At the entryway of the Marikina City Hall are the portraits of the mayors and town presidents (as they were called during the Spanish colonial era, 1571-1898), done by Luisito Villanueva (born 1941), between 2002 and 2003.
Aside from the 18 painted portraits, there a two photograph portraits of the last and present mayors.
Luisito “Chito” Katindig Villanueva (born 1938) is a classicisist painter, known for his portraits of noted businessmen and government officials. Born in the coastal town of Navotas, Villanueva started his art career by drawing the seascapes and fish markets of his hometown, after World War II. Villanueva would later enroll at the University of Santo Tomas (UST) College of Architecture and Fine Arts, but had to drop out due to financial constraints. Leaving school, he continued to hone his skills and produce art, and even joined several art organizations, such as the Dimasalang Group of Romulo Galicano and Sining Tambobong of Angel Cacnio. Villanueva even opened a studio at the Grand Central Mall, in Caloocan, where he exhibited his works and gave art workshops to the next generation of artists in the towns of Navotas, Caloocan, Malabon, and Valenzuela. He is currently active in promoting the arts in his hometown, and is an active member of the Navotas Historical Commission. Villanueva career as a portrait artist has had him busy with many public art pieces, including the portraits of many city mayors throughout the country; and being in such demand, he was only able to conduct his first solo exhibition in 2008.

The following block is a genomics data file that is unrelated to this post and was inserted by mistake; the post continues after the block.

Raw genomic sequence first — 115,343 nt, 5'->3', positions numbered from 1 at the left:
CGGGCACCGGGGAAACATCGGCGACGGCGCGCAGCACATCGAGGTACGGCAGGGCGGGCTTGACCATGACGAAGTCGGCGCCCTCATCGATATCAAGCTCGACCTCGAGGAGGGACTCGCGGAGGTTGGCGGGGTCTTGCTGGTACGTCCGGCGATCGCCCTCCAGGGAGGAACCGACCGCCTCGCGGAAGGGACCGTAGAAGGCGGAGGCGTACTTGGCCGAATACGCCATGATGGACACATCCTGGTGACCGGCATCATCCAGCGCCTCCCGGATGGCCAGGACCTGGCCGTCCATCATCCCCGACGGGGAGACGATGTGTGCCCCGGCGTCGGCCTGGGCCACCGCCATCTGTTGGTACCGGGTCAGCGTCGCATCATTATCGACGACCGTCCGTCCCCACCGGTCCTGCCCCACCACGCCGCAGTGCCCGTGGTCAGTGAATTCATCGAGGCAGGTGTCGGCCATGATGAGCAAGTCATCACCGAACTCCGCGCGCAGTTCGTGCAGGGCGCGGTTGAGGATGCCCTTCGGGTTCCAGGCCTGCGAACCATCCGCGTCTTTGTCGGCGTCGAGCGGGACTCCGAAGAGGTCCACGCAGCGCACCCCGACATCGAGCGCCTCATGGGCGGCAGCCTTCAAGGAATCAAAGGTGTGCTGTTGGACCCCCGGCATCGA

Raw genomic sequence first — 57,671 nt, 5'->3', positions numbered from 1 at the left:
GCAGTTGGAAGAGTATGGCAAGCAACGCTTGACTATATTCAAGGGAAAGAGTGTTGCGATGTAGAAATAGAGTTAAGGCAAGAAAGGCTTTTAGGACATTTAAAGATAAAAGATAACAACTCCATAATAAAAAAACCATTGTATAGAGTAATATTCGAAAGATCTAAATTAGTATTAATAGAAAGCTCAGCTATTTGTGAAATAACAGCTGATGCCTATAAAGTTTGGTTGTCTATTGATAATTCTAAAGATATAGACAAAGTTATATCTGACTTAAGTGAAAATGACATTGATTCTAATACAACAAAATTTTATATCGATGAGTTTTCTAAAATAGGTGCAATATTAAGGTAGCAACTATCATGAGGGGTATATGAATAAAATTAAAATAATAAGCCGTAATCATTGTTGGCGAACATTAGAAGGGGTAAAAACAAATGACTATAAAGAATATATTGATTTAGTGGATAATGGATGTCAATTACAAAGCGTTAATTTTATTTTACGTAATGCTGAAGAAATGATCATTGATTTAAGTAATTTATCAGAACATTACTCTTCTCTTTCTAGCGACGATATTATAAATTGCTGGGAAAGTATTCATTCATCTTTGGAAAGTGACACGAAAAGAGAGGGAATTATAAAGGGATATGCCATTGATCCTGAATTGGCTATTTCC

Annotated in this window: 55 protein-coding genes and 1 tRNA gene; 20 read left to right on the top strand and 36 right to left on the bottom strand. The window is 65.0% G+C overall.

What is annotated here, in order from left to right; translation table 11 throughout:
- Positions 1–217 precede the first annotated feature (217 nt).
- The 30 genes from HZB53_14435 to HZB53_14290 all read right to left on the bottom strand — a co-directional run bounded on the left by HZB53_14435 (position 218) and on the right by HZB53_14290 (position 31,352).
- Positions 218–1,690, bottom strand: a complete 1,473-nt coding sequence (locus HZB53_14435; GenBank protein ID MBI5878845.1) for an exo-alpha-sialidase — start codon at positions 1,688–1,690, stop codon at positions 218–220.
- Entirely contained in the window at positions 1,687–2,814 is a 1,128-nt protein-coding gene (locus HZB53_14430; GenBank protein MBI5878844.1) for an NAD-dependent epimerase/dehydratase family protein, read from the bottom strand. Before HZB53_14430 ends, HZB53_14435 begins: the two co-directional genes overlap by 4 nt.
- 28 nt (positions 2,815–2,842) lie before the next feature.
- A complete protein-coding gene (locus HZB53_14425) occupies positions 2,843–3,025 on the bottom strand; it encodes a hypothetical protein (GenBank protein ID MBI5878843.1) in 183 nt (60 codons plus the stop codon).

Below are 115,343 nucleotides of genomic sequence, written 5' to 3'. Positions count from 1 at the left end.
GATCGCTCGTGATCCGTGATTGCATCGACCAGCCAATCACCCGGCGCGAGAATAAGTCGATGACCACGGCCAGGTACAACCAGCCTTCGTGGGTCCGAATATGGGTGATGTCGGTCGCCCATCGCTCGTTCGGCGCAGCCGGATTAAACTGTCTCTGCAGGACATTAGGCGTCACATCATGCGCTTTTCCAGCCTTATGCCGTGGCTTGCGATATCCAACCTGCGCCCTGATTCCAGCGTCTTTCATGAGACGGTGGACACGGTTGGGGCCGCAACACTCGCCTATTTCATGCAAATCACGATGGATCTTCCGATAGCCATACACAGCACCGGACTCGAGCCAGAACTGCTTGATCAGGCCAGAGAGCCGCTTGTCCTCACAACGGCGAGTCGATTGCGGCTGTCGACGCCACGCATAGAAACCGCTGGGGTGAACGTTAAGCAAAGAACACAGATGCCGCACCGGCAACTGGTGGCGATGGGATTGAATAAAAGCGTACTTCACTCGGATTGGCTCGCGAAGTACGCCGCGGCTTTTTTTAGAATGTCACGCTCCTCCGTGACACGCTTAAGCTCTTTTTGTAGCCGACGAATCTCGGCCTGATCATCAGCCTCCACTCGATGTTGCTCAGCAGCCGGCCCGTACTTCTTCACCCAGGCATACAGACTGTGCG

Inside, all the offices have glass walls, to illustrate the transparency of government operations. During my December visit, there was an exhibit of the Evolution of Shoes, as part of the yearly Marikina Shoe Festival. Part of the exhibition was a gigantic pair of ladies shoes by the designer Brian Tenorio, who has been actively promotion the local shoe and coffee industries.
At the rear of the Marikina City Hall is the flagpole grounds, where the city employees gather every morning for the flag ceremony. And behind the flagpole is the Hall of Mayors, with busts of each town mayor since the Spanish colonial era. The city officials portrayed are listed as from left to right, and top to bottom:
1861 Claudio Cruz
1889 Vivencio Cruz
1893-94 Remigio Victorino
1895-96 1and 1904-05 Domingo Victoriano
1900-03 Vicente Gomez
1908-09 Ceferino Legazpi
1910-11 Isabello Mendoza
1912-18 Catalino Cruz
1926-28 Jesus Villalon
1929-37 Wenceslao Dela Paz
1938-45 and 1952-55 Juan Chanyungco
1945 Enrique Dela Paz
1946-51 and 1956-59 Gil E. Fernando
1960-86 Osmundo De Guzman
1986 Teofisto Santos
1986-92 Rodolfo Valentino
1992-2001 Bayani Fernando
2001-10 Ma. Lourdes C. Fernando
These busts were designed by Eli Fungo, of the Marikina Parks Development Office.
The monumental work of uplifting government services in Marikina City has been reflected in the development of its buildings and public spaces, as well as the investment in public art. The present administration of the Mayor Del de Guzman has continued this legacy of a revitalized city.